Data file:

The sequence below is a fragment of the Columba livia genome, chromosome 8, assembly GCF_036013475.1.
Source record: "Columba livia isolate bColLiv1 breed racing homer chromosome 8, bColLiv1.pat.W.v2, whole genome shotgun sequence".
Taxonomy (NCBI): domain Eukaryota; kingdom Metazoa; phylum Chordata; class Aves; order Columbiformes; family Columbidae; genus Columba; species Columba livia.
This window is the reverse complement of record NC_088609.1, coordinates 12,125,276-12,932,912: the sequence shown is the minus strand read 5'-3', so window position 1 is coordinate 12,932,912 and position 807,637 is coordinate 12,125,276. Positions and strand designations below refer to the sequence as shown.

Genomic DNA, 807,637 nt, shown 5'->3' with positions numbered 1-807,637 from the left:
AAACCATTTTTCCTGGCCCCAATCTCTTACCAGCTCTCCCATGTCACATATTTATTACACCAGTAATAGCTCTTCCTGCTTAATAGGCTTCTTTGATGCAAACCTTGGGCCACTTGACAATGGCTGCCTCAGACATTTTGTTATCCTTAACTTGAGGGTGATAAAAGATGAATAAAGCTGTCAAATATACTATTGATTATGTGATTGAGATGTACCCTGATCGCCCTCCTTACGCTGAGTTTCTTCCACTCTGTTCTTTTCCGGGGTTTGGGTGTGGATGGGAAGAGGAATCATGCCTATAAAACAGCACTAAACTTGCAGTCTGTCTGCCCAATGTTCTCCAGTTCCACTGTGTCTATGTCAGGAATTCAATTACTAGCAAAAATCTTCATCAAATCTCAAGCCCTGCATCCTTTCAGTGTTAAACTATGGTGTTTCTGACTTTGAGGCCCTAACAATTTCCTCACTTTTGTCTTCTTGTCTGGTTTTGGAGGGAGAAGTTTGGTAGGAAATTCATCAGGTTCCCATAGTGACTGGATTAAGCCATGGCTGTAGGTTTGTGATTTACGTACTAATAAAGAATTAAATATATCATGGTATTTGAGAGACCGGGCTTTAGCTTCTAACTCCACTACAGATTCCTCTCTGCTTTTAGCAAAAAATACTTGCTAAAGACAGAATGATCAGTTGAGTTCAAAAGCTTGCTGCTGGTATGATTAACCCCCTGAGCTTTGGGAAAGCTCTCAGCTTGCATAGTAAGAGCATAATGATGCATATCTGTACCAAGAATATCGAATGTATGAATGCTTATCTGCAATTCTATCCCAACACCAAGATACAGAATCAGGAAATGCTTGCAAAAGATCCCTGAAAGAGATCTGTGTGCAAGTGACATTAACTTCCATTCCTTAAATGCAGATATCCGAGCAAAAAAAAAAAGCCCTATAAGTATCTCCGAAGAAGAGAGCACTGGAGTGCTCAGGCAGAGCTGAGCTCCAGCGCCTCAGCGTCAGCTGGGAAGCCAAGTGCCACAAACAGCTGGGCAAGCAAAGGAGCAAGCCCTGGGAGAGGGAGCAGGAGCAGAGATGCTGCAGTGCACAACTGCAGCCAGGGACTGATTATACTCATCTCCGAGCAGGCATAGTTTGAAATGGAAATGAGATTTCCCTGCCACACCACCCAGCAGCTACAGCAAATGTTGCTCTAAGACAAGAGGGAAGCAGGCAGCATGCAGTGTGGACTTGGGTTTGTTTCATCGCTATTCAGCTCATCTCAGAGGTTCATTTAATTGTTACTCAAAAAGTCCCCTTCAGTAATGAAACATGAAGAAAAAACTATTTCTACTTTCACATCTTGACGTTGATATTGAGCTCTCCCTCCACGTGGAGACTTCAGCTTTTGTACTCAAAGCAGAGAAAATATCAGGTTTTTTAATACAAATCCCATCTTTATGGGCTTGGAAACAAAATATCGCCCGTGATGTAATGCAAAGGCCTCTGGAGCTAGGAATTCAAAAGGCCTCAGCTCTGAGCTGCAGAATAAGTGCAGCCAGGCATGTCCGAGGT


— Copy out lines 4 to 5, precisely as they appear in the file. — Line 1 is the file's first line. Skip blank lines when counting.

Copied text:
This window is the reverse complement of record NC_088609.1, coordinates 12,125,276-12,932,912: the sequence shown is the minus strand read 5'-3', so window position 1 is coordinate 12,932,912 and position 807,637 is coordinate 12,125,276. Positions and strand designations below refer to the sequence as shown.

Genomic DNA, 807,637 nt, shown 5'->3' with positions numbered 1-807,637 from the left: